Our Common Good

According to reports in the print version of Israel’s Yediot Achronot, the Obama Administration has recently warned Israel that an attack against Iran could mean an end to their existing peace treaties with Egypt and Jordan.

The officials warned that a unilateral Israeli attack “is just what the Iranians need,” and that it would cause a huge public backlash against Israel across the Muslim world, forcing the nations scrap their deals to placate protesters.

“What happened with the film against Mohammed is just a preview of what will happen in case of an Israeli strike,” one of the officials said, lamenting “today the Arab leaders do not control their peoples, the streets control the leaders.”

Israeli officials have repeatedly threatened to attack Iran, with some speculation it might happen before the US election in November. It has been suggested by some officials that a US attack might come at some point after the election, which seems to be an option Israel prefers to starting the war themselves.

theatlantic:

Fortress America: How the U.S. Designs its Embassies

The U.S. Embassy in Cairo is an unusual building.
For one thing, as you can see in the center photo above, it’s over 10 stories high — most embassies are much shorter. For another, it’s right in the middle of downtown Cairo, in a posh area called Garden City, a stone’s throw from the Nile and a short walk from Tahrir Square.
On normal days, this prominent location underscores that the U.S. is an engaged and important presence in Egyptian affairs. This past week, it made the building a quickly accessible assembly point for protesters and the site of a violent stand-off.
Issues like these are the subject of serious debate in the world of embassy design, where architects try to construct buildings that will, in good times and bad, represent American values while they withstand the force of bombs. For the people who build embassies, that’s a difficult balance, and one that has shifted many times in the last few decades between two competing schools of thought: isolation and civic engagement.

Read more. [Images: State Department/SOM]

Interesting read.

theatlantic:

Fortress America: How the U.S. Designs its Embassies

The U.S. Embassy in Cairo is an unusual building.

For one thing, as you can see in the center photo above, it’s over 10 stories high — most embassies are much shorter. For another, it’s right in the middle of downtown Cairo, in a posh area called Garden City, a stone’s throw from the Nile and a short walk from Tahrir Square.

On normal days, this prominent location underscores that the U.S. is an engaged and important presence in Egyptian affairs. This past week, it made the building a quickly accessible assembly point for protesters and the site of a violent stand-off.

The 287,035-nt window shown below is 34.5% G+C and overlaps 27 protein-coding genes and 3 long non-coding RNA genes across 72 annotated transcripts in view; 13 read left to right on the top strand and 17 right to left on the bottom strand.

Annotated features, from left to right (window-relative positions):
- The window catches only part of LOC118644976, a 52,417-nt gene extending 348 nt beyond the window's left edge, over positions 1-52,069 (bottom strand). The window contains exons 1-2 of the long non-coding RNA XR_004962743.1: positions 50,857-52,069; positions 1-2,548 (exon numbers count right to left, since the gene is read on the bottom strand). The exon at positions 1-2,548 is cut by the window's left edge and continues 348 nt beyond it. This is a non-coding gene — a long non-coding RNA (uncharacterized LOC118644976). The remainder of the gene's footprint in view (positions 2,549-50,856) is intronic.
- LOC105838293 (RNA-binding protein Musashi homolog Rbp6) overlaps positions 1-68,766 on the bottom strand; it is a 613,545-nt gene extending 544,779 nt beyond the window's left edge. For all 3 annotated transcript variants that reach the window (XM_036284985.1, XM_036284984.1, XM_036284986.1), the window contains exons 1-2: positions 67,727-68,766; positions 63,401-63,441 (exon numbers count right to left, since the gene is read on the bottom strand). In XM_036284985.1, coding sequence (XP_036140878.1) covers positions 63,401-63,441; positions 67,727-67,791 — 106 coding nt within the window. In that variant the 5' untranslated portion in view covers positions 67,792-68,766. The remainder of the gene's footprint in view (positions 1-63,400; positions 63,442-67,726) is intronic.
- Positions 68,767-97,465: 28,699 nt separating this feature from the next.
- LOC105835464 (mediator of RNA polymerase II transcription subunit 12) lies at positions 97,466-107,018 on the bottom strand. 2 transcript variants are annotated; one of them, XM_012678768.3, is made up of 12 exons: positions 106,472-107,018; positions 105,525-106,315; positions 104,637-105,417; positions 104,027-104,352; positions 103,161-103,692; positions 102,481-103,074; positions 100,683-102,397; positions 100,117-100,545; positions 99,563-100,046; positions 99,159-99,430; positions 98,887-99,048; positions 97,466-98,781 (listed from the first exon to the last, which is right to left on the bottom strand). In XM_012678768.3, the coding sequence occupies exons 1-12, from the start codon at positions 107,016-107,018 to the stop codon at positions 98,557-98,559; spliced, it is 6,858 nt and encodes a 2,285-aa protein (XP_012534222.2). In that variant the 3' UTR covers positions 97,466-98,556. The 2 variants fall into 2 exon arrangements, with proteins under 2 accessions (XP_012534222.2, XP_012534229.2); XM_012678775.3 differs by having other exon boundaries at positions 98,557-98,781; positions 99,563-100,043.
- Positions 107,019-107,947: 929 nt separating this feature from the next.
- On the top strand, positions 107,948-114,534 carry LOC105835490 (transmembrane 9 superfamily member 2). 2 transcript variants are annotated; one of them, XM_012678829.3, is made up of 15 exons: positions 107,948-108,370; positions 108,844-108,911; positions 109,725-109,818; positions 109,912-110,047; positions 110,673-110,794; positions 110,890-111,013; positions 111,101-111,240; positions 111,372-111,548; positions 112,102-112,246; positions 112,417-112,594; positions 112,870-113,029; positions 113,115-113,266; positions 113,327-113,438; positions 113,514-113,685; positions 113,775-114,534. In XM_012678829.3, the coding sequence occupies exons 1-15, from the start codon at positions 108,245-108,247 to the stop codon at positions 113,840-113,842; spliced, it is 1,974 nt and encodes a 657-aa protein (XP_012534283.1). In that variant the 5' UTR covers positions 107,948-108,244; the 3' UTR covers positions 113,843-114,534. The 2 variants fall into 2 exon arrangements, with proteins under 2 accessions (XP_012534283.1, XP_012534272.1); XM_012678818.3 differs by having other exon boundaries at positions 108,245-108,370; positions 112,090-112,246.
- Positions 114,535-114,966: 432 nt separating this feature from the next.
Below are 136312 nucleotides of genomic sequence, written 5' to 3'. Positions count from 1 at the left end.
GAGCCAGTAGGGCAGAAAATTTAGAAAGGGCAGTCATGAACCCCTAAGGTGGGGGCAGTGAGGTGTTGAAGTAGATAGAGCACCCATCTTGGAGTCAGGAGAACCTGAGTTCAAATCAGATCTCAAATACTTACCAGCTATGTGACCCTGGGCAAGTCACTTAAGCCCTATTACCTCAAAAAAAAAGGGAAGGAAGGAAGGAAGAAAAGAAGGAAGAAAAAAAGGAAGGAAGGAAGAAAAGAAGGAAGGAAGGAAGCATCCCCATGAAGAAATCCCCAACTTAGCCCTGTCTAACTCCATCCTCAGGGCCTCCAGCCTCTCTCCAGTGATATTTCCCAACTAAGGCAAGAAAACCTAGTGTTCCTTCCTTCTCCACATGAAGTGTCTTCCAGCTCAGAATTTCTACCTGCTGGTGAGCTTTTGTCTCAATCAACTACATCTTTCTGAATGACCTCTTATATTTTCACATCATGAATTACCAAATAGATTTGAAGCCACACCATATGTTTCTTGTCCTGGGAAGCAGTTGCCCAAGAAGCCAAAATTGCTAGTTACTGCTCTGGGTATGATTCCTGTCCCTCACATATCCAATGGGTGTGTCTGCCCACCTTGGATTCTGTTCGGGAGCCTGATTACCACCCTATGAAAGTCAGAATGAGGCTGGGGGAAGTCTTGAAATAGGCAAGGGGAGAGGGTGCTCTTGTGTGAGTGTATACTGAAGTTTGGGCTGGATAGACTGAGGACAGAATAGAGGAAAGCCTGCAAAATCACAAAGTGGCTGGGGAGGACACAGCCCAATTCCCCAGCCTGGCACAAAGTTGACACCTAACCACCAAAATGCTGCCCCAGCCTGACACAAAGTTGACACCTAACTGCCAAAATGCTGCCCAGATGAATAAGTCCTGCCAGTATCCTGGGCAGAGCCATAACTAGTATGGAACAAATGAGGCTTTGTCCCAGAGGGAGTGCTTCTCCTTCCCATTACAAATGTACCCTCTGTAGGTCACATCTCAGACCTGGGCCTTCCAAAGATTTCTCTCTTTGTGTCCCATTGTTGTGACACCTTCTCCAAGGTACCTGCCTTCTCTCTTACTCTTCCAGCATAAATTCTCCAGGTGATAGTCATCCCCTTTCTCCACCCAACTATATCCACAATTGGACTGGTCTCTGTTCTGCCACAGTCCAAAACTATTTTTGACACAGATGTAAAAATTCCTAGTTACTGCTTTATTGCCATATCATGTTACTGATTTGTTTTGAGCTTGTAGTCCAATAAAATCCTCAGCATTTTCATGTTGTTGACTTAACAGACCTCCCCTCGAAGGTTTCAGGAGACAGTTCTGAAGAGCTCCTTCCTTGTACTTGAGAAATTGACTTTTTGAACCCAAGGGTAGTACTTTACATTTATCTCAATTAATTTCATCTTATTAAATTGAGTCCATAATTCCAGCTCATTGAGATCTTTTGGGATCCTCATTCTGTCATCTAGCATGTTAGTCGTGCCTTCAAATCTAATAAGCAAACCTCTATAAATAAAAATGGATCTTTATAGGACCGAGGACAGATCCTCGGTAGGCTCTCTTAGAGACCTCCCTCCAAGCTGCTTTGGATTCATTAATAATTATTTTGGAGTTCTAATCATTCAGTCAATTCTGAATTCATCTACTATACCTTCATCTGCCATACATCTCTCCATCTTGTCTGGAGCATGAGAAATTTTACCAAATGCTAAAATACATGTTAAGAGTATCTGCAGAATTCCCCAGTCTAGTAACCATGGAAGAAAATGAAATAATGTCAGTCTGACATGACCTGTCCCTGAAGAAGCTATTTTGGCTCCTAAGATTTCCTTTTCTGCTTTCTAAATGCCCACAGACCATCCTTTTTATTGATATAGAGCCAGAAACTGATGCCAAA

Issues like these are the subject of serious debate in the world of embassy design, where architects try to construct buildings that will, in good times and bad, represent American values while they withstand the force of bombs. For the people who build embassies, that’s a difficult balance, and one that has shifted many times in the last few decades between two competing schools of thought: isolation and civic engagement.

Read more. [Images: State Department/SOM]

Interesting read.

Mitt Romney did not “gaffe” about the protest at the U.S. Embassy in Egypt or the killing of diplomats at the Benghazi Consulate. The whole concept of the “gaffe” has been Silly-Putty-ed into meaninglessness by campaign 2012, yes, but that’s not what I mean. What Mitt Romney said about the attacks, fact-challenged as it was, synced up neatly with what he’s been saying about foreign policy for years.

To understand this, you have to roll up your sleeves, clear your afternoon, and look at the cover of Romney’s book, No Apology. The candidate’s foreign policy boils down into two big, star-spangled concepts. No. 1: The job of the president is to speak up for America, all the time, through a megaphone if necessary. No. 2: Barack Obama, who does not speak like this, is the second coming of Jimmy Carter.

Morris Sadek, a Coptic Christian who lives in suburban Washington, D.C., whose anti-Islam campaigning led to the revocation of his Egyptian citizenship earlier this year, had an exclusive story for Gamel Girgis, who covers Christian emigrants for al Youm al Sabaa, the Seventh Day, a daily newspaper here. Sadek had a movie clip he wanted Girgis to see; he e-mailed him a link.

“He told me he produced a movie last year and wanted to screen it on Sept. 11th to reveal what was behind the terrorists’ actions that day, Islam,” Girgis said, recalling the first call, which came on Sept. 4. Sadek, a longtime source, “considers me the boldest journalist, the only one that would publish such stories.”

Girgis said he watched the movie and found it insulting. He didn’t want to write about it. But Sadek called Girgis back and urged him to, telling him he could not deny that the movie existed.

Two days later, Sept. 6, Girgis published a three-paragraph article, calling the movie “shocking” and warning it could fuel sectarian tensions between Egyptian Christians and Muslims. Girgis concluded that the video “is just a passing crisis that doesn’t affect the bond between Muslims and Copts.”

In hindsight, that sentiment seems wildly optimistic. Five days later, thousands of Egyptians stormed the U.S. Embassy in Cairo and burned the American flag while as many as 125 armed men overwhelmed the U.S. consulate in Benghazi, Libya, killing the U.S. ambassador and three other Americans. Three days after that, protests in 23 countries included the sacking of the German embassy in Sudan and the burning of the American School in Tunisia.

Whether the Benghazi attack was linked to anger over the video remains uncertain – witnesses have said there was no protest preceding the attack – but the trauma of those deaths will likely scar U.S. perceptions for years, and while Saturday seemed calm across the region, the U.S. State Department made clear it fears the violence has not ended. In a statement, spokeswoman Victoria Nuland said the Obama administration remained concerned about developments in Sudan.

More….

It’s true: Fox News mainstreams Pamela Geller’s Islamophobic hate speech.

mediamattersforamerica: